Today, approximately one billion people on this planet live without sufficient nutrition. The recent price hikes in global food markets has affected these people dramatically. At the same time research has shown that on a daily basis, in developed countries, tons of food goes to landfill. Wastage is as a result of over supply by supermarkets and food purchased and thrown away by the consumer.
By 2050, the world will need to feed nine billion people. Addressing this imbalance becomes more urgent every year. There is not just one scapegoat. Root causes for this food crisis are complex and manifold and it is impossible to identify one main reason. Growing populations, changing diets, extreme weather, financial speculations, poorly developed farming techniques in developing countries, national protectionism, food waste, biofuels are some (but not all) of the contributing factors.
We need to radically change the way we think about the entire food system. To prevent the global food system from a collapse we all need to change the way we think about food throughout the entire value chain; right the way through from the production of seeds to supermarkets and consumers. Solving this challenge means changing a very complex system that involves different industries as well as every single person on the planet.
Change of this complexity and scale cannot happen through incremental improvements of the current practices, it needs to be radical. And even if this complex system cannot be changed over night, there are many points where industry and consumers can instigate a change process that will lead to a more sustainable way to feed the world in the future.
Some commentators believe that the way to fix this problem is to ask industrialized countries and consumers to stop excessive consumption and food waste in order to lower the pressure on global food markets. The problem with this approach is that the changes will require time to establish and even then the impact on the poorest countries is rather indirect.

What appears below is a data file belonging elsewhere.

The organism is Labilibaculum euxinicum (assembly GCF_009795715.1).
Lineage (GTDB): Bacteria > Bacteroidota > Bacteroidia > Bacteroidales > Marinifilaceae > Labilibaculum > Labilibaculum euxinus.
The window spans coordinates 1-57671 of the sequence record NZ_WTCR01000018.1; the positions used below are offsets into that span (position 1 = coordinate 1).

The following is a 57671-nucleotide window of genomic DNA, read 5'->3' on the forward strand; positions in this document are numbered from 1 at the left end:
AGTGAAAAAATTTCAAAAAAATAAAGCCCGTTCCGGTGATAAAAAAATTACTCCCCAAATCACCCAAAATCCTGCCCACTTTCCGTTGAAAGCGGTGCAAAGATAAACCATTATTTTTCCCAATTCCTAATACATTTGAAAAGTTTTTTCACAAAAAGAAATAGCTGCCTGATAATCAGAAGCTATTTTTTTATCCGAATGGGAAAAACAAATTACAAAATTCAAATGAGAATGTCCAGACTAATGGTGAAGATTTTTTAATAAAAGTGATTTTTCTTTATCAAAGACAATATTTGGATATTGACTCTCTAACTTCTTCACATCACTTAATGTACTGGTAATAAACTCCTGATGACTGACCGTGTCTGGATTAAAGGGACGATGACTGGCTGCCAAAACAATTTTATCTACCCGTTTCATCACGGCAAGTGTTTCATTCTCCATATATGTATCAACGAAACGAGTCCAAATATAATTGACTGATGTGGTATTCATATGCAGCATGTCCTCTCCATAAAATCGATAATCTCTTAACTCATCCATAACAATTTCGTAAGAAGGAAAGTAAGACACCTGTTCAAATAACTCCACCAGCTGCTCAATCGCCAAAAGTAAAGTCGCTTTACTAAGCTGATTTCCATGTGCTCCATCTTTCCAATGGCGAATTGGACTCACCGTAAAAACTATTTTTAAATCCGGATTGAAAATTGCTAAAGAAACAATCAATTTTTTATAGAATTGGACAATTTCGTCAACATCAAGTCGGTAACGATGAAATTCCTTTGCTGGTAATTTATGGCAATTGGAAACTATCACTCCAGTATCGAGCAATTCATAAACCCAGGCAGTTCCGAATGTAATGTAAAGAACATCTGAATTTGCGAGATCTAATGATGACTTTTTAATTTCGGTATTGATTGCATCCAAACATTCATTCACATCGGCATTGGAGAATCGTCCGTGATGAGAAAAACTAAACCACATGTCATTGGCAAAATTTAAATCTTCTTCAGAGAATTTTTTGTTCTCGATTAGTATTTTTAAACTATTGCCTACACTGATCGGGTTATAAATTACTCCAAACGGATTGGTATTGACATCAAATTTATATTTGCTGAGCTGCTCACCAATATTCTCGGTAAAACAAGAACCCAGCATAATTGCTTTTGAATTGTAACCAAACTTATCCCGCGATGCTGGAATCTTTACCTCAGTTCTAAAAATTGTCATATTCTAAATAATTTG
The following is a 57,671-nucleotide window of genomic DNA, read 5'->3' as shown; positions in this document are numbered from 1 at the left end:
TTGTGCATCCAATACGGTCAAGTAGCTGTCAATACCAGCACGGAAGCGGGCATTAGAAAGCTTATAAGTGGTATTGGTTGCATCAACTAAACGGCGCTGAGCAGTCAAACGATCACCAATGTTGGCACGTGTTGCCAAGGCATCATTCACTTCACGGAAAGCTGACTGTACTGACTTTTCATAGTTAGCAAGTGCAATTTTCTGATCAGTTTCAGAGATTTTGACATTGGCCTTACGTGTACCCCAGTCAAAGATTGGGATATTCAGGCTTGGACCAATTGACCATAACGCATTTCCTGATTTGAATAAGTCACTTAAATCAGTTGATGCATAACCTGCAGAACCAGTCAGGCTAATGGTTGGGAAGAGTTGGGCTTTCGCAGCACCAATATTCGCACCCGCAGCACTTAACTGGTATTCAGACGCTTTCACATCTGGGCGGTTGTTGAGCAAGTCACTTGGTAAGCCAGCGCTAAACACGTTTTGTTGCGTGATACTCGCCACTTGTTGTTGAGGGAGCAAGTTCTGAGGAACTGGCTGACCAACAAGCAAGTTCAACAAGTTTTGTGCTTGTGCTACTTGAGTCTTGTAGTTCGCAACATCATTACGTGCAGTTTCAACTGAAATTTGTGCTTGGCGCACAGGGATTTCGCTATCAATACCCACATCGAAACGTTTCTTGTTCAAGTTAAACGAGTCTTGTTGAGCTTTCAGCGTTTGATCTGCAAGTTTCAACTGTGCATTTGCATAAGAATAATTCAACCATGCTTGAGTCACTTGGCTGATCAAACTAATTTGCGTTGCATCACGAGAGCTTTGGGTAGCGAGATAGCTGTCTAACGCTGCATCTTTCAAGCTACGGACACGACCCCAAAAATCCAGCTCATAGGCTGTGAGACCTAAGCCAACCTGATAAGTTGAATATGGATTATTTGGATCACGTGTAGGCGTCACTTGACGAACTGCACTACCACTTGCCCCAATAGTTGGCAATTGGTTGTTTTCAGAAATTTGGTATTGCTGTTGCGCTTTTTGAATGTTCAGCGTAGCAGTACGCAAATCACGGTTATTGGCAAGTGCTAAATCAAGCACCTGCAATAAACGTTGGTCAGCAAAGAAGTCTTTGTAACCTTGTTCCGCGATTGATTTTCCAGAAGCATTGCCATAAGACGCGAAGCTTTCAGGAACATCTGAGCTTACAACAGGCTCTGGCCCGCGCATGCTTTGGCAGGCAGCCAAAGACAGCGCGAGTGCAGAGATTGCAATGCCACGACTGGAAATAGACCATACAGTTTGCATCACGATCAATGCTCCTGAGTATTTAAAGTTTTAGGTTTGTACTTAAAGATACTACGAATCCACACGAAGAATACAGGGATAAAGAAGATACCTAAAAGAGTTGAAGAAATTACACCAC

Another approach would be to enable the many to become more self-sufficient. In this approach, the world has to enable farmers in developing markets to grow more food and achieve greater self-sufficiency and food security for their countries. However, these farmers are not in the position to overturn the status quo alone.
These farmers need fair partnerships across all areas of society:
Partners in their governments that set the ground rules for them to have a fair chance on the world market, from supply with land to protection through duties. Partners in the agriculture industry who work with them for more and ecologically sustainable yields.
Partners in the food industry who treat farmers as long-term partners and sell food for a price that allows for fair conditions throughout the whole value chain.
Partners among consumers who are aware of the issues and willing to support food production in those countries. Better educated consumers will be more understanding about paying slightly higher prices if they know it helps achieve a fair deal and has a positive impact both locally and globally.
This attitude has to move from an upper middle-class to the mainstream.
What are your thoughts on global food inequalities?